The first one is UV-light absorption at dye molecules (both free or adsorbed at catalyst surface) and their degradation byproducts, so less light intensity is available for creation of e/h+ pairs in nanoparticles. This effect should be larger in MB than in RB due to the high UV absorbance of MB (note that the MB absorption features around 300 nm coincide with both the emission line at 300 nm and emission band peaking at 280 nm from Hg lamp as shown in Figure S5), and this is probably why the ratio between photodegradation rates at different A0 for the same CZnO is larger in the MB than in the RB case. That can be seen in the last row of the Table 2 where the ratio DR (A0 = 0.5)/DR (A0 = 2) is given for MB and RB degradation in the presence of C100% and C30% ZnO catalyst concentrations.
Furthermore, excessive coverage of the catalyst surface with dye molecules can significantly decrease the degradation rate because the UV-screening effect prevents production of a sufficient amount of reactive radicals needed for immediate degradation of the adsorbed species. Therefore, the effective area of the active catalyst surface is decreased so it affects the photodegradation rate in the same way as decreasing the amount of photocatalyst.
The next reason is consumption of reactive radicals due to interactions with degradation byproducts, so less of them are available for dye degradation. This effect is enhanced due to fact that dye molecules should be adsorbed at the catalyst surface in order to be photodegraded, so degradation byproducts are produced very close to the active catalyst area and have a large probability to take part in reactions with radicals.

4. Conclusions

Colloidal solution synthesized by pulsed laser ablation of ZnO target, which contains mostly ZnO nanoparticles, has shown strong photocatalytic properties in the degradation of Methylene Blue and Rhodamine B. The photodegradation rate is about 40% higher for Methylene Blue when compared to Rhodamine B. Within the range of catalyst and dye concentrations used in this work, photocatalytic activity is larger for larger concentrations of ZnO catalyst and for smaller initial dye concentration. Degradation rate growth while increasing catalyst concentration is more emphasized in Rhodamine B than in Methylene Blue. For Methylene Blue, saturation of the degradation rate is obtained in the observed catalyst concentration range. These discrepancies are in relation with propagation of UV light through the medium which is affected by the ZnO concentration and the UV absorbance of the dye (Methylene Blue has a much stronger UV absorption than Rhodamine B). The fact that photodegradation rate is much larger at lower dye concentrations is very promising in terms of water purification applications, where pollutant concentrations are usually much lower than those used in this paper.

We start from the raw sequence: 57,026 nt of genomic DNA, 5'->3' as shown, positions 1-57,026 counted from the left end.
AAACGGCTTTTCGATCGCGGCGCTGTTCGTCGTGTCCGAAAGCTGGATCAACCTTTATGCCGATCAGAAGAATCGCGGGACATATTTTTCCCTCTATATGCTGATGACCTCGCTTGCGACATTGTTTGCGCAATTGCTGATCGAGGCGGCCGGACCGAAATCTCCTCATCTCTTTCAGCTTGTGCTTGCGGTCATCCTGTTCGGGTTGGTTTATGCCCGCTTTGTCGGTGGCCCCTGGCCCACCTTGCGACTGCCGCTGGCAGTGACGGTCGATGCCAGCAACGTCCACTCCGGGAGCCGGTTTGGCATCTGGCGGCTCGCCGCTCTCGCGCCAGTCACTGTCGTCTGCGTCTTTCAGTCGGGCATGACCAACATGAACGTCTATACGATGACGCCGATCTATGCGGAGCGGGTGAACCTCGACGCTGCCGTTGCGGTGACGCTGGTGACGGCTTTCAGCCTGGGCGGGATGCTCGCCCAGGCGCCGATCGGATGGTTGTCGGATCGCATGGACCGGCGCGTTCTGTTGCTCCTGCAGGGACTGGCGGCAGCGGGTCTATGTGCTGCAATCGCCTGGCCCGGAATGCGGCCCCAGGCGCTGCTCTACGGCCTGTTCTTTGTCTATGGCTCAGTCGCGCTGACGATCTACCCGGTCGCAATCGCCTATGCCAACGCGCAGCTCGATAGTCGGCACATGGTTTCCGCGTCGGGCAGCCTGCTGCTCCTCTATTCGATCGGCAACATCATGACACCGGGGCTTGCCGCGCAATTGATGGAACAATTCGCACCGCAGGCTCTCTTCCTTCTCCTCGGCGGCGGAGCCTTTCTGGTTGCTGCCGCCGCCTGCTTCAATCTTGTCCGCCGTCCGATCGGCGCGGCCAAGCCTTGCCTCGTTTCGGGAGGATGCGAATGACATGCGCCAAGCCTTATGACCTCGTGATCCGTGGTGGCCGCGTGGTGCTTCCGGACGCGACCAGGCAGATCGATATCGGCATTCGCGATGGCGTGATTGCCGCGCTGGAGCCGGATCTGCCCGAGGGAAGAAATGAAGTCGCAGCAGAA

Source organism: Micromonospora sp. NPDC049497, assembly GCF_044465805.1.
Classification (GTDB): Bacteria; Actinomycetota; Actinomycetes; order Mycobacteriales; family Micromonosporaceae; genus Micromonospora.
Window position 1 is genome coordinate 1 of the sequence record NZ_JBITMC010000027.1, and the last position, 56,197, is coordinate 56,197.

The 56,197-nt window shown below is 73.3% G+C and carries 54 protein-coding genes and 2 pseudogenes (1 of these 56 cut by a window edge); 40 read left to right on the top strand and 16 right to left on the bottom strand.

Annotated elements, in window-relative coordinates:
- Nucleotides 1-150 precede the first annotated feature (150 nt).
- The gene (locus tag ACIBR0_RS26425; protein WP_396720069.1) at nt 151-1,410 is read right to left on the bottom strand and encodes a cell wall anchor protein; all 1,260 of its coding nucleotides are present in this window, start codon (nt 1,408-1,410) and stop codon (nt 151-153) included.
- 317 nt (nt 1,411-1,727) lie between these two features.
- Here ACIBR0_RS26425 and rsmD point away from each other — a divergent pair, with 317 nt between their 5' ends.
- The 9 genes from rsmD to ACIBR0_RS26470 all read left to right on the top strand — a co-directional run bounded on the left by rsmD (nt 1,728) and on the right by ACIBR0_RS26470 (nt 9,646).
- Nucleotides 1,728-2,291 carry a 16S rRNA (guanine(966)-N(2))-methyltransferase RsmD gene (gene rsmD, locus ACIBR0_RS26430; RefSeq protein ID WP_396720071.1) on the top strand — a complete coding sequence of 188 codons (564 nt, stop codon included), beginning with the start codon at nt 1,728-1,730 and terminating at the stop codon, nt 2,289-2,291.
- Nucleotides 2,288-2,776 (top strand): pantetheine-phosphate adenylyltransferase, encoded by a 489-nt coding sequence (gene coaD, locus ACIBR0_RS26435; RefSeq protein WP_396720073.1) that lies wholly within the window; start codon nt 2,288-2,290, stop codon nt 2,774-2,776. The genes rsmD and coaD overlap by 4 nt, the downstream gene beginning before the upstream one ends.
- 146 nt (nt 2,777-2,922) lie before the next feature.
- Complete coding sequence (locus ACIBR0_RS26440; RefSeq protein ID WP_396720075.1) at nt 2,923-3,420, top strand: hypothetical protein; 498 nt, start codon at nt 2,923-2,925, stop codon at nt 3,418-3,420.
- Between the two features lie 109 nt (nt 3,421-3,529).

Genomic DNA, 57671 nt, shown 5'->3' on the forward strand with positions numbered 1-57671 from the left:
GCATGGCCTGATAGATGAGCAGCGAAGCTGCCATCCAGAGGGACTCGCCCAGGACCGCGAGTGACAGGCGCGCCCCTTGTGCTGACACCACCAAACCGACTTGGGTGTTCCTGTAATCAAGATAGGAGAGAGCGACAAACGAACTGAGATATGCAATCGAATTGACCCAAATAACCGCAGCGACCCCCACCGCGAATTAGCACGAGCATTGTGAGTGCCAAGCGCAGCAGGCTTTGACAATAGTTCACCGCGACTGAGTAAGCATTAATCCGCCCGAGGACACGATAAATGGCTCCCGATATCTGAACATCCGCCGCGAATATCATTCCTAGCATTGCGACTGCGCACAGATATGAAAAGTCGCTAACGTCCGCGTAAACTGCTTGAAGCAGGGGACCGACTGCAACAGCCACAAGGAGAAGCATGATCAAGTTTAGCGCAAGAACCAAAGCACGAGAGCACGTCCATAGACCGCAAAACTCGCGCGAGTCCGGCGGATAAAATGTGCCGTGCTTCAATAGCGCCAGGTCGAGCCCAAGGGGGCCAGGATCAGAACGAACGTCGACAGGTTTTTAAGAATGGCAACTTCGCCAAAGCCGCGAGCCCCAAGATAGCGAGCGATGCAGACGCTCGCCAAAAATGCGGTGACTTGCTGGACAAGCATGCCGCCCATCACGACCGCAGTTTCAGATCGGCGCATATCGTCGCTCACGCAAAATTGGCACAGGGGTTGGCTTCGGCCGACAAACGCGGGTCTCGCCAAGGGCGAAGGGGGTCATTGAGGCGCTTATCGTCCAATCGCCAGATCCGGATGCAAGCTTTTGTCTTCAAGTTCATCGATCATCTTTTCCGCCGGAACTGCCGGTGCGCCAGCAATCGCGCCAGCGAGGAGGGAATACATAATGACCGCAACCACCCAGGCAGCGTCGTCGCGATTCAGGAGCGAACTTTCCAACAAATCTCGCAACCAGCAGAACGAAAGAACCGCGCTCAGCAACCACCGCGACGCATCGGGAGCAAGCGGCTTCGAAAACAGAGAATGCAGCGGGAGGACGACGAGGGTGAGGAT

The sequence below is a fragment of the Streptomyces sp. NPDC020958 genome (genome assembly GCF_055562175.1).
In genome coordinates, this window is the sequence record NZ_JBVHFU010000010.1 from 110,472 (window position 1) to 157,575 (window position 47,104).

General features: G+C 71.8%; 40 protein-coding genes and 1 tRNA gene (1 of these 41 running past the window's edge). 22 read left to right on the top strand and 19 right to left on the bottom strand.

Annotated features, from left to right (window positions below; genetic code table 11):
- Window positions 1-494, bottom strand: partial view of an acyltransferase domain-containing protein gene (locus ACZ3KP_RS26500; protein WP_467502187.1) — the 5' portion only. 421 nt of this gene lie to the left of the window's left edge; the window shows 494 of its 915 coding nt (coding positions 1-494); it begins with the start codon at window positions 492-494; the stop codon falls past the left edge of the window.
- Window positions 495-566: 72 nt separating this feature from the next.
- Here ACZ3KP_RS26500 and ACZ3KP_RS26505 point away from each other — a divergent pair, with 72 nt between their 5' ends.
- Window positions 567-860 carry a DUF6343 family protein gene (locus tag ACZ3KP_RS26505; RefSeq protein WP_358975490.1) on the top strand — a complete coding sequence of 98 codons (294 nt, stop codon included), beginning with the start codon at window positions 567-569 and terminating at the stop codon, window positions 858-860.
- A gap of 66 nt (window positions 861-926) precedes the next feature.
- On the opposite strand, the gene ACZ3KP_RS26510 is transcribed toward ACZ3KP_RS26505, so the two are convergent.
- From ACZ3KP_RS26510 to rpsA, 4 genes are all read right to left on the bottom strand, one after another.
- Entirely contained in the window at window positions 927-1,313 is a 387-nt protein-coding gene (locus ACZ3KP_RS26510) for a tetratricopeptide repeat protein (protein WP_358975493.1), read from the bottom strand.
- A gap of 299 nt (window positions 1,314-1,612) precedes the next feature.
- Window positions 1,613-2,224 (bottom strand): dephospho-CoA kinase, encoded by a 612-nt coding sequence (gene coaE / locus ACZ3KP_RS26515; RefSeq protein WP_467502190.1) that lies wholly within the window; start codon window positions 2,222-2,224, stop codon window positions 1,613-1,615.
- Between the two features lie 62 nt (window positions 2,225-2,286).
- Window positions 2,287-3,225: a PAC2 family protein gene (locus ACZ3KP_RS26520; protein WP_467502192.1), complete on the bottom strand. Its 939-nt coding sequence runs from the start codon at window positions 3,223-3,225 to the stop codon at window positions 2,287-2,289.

Supplementary Materials

The following are available online at https://www.mdpi.com/1996-1944/13/19/4357/s1, Figure S1: EDS measurements of ZnONP; Figure S2: XPS depth profile of the layer of ZnO on Si substrate; Figure S3: XPS survey spectrum of ZnO; Figure S4: Photoabsorbance peak dependence on irradiation time for different ZnO mass concentrations of (a) Methylene Blue and (b) Rhodamine B; Figure S5: Absorbance spectra of pure ZnONP colloid, MB and RB in comparison with Hg lamp emission spectrum.